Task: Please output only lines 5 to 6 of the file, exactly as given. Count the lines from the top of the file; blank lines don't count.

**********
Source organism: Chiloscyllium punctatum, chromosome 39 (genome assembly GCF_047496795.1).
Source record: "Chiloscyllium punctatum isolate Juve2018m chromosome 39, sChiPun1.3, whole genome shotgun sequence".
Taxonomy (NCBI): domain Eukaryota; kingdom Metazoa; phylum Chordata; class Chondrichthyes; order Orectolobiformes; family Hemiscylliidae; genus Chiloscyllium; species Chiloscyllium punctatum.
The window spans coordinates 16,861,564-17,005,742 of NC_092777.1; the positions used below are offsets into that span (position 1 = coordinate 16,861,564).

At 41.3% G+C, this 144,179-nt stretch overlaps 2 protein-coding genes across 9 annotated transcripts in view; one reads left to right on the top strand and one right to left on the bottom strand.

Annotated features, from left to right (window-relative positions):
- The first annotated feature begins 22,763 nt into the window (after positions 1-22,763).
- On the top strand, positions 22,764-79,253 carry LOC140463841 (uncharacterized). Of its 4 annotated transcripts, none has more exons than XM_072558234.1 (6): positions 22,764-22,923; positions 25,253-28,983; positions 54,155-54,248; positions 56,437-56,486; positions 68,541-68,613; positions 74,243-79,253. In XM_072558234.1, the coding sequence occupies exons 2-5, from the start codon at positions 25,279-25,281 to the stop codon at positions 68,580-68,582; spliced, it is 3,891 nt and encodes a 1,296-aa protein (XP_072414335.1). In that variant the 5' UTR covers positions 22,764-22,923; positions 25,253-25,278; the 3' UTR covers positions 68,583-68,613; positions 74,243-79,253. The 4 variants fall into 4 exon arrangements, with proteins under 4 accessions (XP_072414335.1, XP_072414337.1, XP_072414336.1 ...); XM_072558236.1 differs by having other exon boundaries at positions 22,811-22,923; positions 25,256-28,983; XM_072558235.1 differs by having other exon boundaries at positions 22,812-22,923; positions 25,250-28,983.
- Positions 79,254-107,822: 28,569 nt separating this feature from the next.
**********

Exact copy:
At 41.3% G+C, this 144,179-nt stretch overlaps 2 protein-coding genes across 9 annotated transcripts in view; one reads left to right on the top strand and one right to left on the bottom strand.

Annotated features, from left to right (window-relative positions):